Basal Cell Carcinoma
Basal cell carcinoma (BCC) is the most common form of skin cancer and the most frequently occurring form of all cancers. In the U.S. alone, more than 4 million cases are diagnosed each year. BCCs arise from abnormal, uncontrolled growth of basal cells.
Because BCCs grow slowly, most are curable and cause minimal damage when caught and treated early. Understanding BCC causes, risk factors and warning signs can help you detect them early, when they are easiest to treat and cure.
What is a basel cell?
One of three main types of cells in the top layer of the skin, basal cells shed as new ones form. BCC most often occurs when DNA damage from exposure to ultraviolet (UV) radiation from the sun or indoor tanning triggers changes in basal cells in the outermost layer of skin (epidermis), resulting in uncontrolled growth.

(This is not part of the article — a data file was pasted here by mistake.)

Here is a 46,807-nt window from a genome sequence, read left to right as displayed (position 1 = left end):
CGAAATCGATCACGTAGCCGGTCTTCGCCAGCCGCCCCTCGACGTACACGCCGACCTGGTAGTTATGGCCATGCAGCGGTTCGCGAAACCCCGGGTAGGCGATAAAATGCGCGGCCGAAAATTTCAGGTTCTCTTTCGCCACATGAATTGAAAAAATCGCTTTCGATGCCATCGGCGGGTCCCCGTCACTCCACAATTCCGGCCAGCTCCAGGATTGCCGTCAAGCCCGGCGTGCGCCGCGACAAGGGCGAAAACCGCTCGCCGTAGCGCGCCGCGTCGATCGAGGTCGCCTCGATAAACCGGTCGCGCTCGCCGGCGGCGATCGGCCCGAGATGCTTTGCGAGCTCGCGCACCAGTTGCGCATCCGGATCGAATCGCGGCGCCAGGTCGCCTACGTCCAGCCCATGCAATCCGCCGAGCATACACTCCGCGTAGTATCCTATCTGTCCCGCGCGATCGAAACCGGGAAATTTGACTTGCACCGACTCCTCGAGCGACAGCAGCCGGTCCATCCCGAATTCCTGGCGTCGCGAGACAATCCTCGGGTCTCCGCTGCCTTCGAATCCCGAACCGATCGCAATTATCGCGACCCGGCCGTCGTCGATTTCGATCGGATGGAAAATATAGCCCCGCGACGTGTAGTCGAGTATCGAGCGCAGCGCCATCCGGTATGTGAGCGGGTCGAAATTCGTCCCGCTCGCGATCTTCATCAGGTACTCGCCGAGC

What does BCC look like?
BCCs can look like open sores, red patches, pink growths, shiny bumps, scars or growths with slightly elevated, rolled edges and/or a central indentation. At times, BCCs may ooze, crust, itch or bleed. The lesions commonly arise in sun-exposed areas of the body. In patients with darker skin, about half of BCCs are pigmented (meaning brown in color).
It’s important to note that BCCs can look quite different from one person to another.